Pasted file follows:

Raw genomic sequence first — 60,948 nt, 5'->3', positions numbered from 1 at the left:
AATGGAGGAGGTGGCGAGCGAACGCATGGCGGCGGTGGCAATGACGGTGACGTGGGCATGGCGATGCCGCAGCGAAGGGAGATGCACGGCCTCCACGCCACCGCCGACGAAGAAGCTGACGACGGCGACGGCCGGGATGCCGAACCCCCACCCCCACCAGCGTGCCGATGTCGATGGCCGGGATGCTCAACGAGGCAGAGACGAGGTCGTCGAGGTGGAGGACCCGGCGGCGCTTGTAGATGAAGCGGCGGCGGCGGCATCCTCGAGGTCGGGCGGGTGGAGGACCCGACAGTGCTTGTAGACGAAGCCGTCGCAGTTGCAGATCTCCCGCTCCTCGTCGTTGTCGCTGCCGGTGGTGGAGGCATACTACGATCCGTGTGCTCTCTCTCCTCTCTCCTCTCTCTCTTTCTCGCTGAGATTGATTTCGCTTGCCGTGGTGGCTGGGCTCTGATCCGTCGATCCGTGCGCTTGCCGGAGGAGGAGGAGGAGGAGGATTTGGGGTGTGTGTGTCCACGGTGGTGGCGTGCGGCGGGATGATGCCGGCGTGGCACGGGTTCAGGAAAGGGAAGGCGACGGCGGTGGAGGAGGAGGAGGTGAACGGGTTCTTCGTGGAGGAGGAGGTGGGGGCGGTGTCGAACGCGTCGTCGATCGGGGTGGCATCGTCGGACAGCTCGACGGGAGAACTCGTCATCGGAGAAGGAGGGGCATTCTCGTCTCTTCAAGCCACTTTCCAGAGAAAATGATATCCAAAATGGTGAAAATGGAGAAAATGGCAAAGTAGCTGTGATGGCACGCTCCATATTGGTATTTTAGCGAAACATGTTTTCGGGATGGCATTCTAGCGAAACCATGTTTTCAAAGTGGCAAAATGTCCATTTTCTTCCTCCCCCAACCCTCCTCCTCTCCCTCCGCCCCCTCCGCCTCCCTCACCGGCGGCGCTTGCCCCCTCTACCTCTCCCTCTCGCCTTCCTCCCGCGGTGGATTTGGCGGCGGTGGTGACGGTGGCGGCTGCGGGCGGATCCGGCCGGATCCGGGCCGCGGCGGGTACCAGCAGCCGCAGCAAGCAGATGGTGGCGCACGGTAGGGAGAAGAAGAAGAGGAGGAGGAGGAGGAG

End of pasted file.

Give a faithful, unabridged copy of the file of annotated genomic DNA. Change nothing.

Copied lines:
Raw genomic sequence first — 60,948 nt, 5'->3', positions numbered from 1 at the left:
AATGGAGGAGGTGGCGAGCGAACGCATGGCGGCGGTGGCAATGACGGTGACGTGGGCATGGCGATGCCGCAGCGAAGGGAGATGCACGGCCTCCACGCCACCGCCGACGAAGAAGCTGACGACGGCGACGGCCGGGATGCCGAACCCCCACCCCCACCAGCGTGCCGATGTCGATGGCCGGGATGCTCAACGAGGCAGAGACGAGGTCGTCGAGGTGGAGGACCCGGCGGCGCTTGTAGATGAAGCGGCGGCGGCGGCATCCTCGAGGTCGGGCGGGTGGAGGACCCGACAGTGCTTGTAGACGAAGCCGTCGCAGTTGCAGATCTCCCGCTCCTCGTCGTTGTCGCTGCCGGTGGTGGAGGCATACTACGATCCGTGTGCTCTCTCTCCTCTCTCCTCTCTCTCTTTCTCGCTGAGATTGATTTCGCTTGCCGTGGTGGCTGGGCTCTGATCCGTCGATCCGTGCGCTTGCCGGAGGAGGAGGAGGAGGAGGATTTGGGGTGTGTGTGTCCACGGTGGTGGCGTGCGGCGGGATGATGCCGGCGTGGCACGGGTTCAGGAAAGGGAAGGCGACGGCGGTGGAGGAGGAGGAGGTGAACGGGTTCTTCGTGGAGGAGGAGGTGGGGGCGGTGTCGAACGCGTCGTCGATCGGGGTGGCATCGTCGGACAGCTCGACGGGAGAACTCGTCATCGGAGAAGGAGGGGCATTCTCGTCTCTTCAAGCCACTTTCCAGAGAAAATGATATCCAAAATGGTGAAAATGGAGAAAATGGCAAAGTAGCTGTGATGGCACGCTCCATATTGGTATTTTAGCGAAACATGTTTTCGGGATGGCATTCTAGCGAAACCATGTTTTCAAAGTGGCAAAATGTCCATTTTCTTCCTCCCCCAACCCTCCTCCTCTCCCTCCGCCCCCTCCGCCTCCCTCACCGGCGGCGCTTGCCCCCTCTACCTCTCCCTCTCGCCTTCCTCCCGCGGTGGATTTGGCGGCGGTGGTGACGGTGGCGGCTGCGGGCGGATCCGGCCGGATCCGGGCCGCGGCGGGTACCAGCAGCCGCAGCAAGCAGATGGTGGCGCACGGTAGGGAGAAGAAGAAGAGGAGGAGGAGGAGGAG